The ECJ found that; “To subject that right to revoke to the unanimous approval of the European Council as the Commission and Council proposed, would transform a unilateral sovereign right into a conditional right and would be incompatible with the principle that a member state cannot be forced to leave the European Union against its will.”
The UK government also tried to have the case declared inadmissible as the arguments presented are hypothetical given it is not their position to revoke Article 50.
Speaking to the BBC, UK Agricultural Minister Michael Gove said the UK had no intention from halting the withdrawal process and called on MPs to support Theresa May’s deal.
For most places it will continue to remain wet in the week ahead with only the northwest having slightly less than anticipated normal levels. \ Philip Doyle
Today will begin mostly cloudy though a little hazy sunshine may occur for a time in the east. According to Met Éireann, other than scattered patches of drizzle or light rain mainly near west coasts and on hills, most areas will be dry. It will stay overcast through the afternoon and evening. After a cool start, temperatures will recover ranging 8°C to 12°C.
Tonight will become quite windy with freshening southerly breezes. It will be predominantly dry but there will be a few patches of rain and drizzle about. Minimum temperatures of 5 to 9°C.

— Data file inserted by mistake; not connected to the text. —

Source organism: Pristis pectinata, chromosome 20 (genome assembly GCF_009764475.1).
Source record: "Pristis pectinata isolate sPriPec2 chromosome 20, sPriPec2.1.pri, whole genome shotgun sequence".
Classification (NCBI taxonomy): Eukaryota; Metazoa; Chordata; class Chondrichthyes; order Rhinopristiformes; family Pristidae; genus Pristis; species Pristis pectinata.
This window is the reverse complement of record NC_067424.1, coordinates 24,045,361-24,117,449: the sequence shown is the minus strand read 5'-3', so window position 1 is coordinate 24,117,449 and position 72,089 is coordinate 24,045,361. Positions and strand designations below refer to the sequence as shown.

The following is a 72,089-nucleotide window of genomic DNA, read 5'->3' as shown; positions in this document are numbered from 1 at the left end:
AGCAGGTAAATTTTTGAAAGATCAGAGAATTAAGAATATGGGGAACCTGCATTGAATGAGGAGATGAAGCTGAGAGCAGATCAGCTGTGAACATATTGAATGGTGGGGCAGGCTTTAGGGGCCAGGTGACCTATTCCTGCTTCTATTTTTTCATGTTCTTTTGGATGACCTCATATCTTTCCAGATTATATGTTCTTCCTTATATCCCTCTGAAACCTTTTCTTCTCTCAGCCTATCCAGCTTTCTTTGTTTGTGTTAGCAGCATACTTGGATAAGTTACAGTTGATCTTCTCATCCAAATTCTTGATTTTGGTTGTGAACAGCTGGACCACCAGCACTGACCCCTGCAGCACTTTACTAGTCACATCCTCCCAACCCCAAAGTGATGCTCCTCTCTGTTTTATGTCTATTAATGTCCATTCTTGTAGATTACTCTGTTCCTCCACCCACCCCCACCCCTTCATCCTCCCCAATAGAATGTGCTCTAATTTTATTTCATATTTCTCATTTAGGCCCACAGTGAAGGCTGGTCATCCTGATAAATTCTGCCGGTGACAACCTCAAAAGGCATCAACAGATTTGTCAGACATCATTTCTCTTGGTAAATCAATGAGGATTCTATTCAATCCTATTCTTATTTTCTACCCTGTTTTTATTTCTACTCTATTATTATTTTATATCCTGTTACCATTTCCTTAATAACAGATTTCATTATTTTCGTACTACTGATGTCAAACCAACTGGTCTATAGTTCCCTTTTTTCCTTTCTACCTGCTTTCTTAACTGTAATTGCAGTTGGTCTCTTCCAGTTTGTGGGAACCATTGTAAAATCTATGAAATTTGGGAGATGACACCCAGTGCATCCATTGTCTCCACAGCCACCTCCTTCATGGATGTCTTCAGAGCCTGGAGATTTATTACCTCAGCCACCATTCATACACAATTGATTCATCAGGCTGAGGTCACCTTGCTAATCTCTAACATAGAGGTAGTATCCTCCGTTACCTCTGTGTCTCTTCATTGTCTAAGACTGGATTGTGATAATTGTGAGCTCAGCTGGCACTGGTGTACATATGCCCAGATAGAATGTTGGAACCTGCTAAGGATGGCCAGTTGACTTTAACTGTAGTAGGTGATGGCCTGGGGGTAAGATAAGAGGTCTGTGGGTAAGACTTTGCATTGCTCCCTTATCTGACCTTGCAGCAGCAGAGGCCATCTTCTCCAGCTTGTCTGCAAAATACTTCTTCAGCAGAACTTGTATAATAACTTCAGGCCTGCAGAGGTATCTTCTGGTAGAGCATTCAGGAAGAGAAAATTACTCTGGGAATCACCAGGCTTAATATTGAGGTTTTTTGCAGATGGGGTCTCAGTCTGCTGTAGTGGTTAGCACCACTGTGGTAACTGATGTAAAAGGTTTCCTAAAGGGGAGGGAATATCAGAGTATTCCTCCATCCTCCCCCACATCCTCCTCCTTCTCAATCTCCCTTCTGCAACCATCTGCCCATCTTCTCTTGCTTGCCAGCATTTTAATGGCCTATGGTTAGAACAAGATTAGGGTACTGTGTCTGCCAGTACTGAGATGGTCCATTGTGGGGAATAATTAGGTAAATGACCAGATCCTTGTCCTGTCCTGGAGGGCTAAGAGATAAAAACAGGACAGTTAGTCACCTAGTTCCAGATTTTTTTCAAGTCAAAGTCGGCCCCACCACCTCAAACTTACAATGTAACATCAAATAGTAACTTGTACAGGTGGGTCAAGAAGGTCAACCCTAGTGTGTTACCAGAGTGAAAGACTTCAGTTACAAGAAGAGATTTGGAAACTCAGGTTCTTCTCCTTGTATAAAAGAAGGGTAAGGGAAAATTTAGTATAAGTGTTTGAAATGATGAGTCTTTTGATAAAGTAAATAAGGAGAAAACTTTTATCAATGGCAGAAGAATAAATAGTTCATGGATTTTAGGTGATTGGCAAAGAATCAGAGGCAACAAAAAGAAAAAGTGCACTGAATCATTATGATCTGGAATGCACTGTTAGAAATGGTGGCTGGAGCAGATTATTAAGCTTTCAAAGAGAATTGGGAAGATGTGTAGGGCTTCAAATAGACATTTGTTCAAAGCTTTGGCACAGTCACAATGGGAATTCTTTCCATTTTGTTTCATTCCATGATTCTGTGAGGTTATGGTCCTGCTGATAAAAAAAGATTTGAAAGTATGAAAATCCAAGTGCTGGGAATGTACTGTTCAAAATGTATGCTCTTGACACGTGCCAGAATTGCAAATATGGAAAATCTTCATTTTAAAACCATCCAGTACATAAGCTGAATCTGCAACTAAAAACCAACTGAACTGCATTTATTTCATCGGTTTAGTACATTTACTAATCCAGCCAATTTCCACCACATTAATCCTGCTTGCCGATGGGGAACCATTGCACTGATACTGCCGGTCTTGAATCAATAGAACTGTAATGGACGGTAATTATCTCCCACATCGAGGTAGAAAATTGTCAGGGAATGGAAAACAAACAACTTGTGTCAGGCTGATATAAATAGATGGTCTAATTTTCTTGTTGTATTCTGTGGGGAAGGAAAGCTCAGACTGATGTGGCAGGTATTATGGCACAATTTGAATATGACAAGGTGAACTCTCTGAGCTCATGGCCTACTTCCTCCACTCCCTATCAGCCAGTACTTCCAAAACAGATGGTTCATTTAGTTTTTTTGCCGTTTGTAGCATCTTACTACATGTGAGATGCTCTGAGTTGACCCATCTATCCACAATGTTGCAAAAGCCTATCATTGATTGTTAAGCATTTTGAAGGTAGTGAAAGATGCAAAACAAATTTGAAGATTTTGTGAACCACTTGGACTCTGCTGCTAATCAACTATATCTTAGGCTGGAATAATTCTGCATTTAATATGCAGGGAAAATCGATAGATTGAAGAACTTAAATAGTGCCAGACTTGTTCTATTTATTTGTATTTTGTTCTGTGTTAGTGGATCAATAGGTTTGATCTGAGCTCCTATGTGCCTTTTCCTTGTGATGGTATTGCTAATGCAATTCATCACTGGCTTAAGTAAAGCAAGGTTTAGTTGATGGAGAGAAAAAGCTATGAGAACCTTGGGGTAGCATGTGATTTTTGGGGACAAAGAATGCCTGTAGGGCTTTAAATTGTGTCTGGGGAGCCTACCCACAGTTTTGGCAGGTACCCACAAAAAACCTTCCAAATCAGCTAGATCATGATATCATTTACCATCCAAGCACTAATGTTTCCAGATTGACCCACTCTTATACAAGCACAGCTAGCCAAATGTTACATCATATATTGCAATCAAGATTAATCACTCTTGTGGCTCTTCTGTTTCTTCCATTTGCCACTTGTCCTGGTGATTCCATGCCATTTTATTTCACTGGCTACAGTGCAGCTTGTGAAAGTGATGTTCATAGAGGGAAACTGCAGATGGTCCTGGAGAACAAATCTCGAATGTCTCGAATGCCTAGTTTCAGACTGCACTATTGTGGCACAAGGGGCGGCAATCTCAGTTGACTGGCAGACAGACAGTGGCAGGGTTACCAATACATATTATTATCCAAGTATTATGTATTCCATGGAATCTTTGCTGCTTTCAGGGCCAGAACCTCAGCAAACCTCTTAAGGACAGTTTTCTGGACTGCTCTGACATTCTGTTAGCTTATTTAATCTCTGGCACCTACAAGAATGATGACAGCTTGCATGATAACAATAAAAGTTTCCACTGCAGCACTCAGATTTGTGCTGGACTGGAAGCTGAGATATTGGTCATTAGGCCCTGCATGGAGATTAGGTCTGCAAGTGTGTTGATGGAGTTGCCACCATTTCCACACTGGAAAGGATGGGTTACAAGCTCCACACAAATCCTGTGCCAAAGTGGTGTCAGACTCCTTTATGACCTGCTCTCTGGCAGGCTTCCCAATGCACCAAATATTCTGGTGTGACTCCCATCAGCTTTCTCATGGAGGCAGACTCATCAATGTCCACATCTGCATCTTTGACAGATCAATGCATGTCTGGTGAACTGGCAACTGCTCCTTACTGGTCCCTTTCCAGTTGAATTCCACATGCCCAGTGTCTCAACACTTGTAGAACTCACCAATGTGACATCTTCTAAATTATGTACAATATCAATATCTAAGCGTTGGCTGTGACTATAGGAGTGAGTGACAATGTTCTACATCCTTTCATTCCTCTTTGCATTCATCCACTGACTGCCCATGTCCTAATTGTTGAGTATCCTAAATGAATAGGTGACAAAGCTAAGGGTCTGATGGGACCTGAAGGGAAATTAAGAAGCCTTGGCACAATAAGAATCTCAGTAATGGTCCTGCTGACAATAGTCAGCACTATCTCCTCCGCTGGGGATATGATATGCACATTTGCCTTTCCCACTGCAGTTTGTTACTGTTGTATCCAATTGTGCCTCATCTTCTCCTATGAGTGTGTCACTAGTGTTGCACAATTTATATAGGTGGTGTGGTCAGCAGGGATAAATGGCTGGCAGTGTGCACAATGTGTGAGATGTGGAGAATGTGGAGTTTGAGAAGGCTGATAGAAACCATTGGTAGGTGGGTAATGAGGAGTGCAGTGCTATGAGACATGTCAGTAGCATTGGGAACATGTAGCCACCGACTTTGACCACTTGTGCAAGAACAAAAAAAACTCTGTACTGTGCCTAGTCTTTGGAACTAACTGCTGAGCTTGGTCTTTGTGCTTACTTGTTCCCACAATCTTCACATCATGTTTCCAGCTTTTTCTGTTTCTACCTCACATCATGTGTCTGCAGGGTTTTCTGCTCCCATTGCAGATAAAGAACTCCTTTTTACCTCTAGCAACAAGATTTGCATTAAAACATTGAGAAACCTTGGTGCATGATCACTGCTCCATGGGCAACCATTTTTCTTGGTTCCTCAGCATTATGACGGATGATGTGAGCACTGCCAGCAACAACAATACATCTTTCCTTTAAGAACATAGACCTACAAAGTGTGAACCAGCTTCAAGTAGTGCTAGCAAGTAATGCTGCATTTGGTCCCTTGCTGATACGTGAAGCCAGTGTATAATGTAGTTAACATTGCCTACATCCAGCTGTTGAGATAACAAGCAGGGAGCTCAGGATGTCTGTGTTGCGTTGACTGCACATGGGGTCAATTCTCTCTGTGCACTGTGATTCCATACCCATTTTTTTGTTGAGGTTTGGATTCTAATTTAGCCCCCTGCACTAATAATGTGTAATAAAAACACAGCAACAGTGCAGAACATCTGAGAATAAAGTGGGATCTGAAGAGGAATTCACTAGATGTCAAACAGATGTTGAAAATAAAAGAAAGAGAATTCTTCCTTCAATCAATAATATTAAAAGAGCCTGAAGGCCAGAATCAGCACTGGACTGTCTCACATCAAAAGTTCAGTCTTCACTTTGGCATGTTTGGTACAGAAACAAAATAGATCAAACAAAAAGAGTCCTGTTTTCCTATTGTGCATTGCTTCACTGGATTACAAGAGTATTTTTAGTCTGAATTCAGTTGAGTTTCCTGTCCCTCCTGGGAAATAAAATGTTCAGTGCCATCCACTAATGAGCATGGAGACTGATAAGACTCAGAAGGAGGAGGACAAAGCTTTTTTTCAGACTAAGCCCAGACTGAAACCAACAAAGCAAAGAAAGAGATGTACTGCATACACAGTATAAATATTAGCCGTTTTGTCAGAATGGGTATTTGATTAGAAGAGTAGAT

Tuesday will see a dry day in many central and eastern counties. Rain will extend across most of Munster and Connaught by the afternoon. Rain will then gradually spread eastwards during the evening with some heavy bursts possible. Highest temperatures of 10°C to 13°C in moderate to fresh south to southeast winds.
Rain and drizzle may linger across parts of east Leinster and Ulster on Wednesday but it will be largely dry elsewhere. However, another band of rain will reach the southwest coast by evening. This rain will extend nationwide on Wednesday night. Highest temperatures of 7 to 10°C.
Thursday and Friday
There remains uncertainty in the forecast detail for the end of the week but it looks set to stay unsettled.
The last part of November and beginning of December were wet and this is reflected in the rainfall figures. Totals for the past two weeks are above normal almost everywhere. They were over twice the average values across the southern half of the country.
For most places it will continue to remain wet in the week ahead with only the northwest having slightly less than anticipated normal levels. The southwest of Ireland will again be the wettest part of Ireland with rainfall amounts close to 100mm expected.
Apart from the northwest of the country where temperatures were fractionally less than normal, all parts were positive by around a degree or so. This trend for positive mean temperatures will continue for the next week.
Sunshine will continue to be close to normal for the time of year with weekly totals of around five to 12 hours.
Drying conditions will be poor overall and opportunities for spraying will be very limited, if any. Given the high volumes of rain, land is very wet with many soils waterlogged.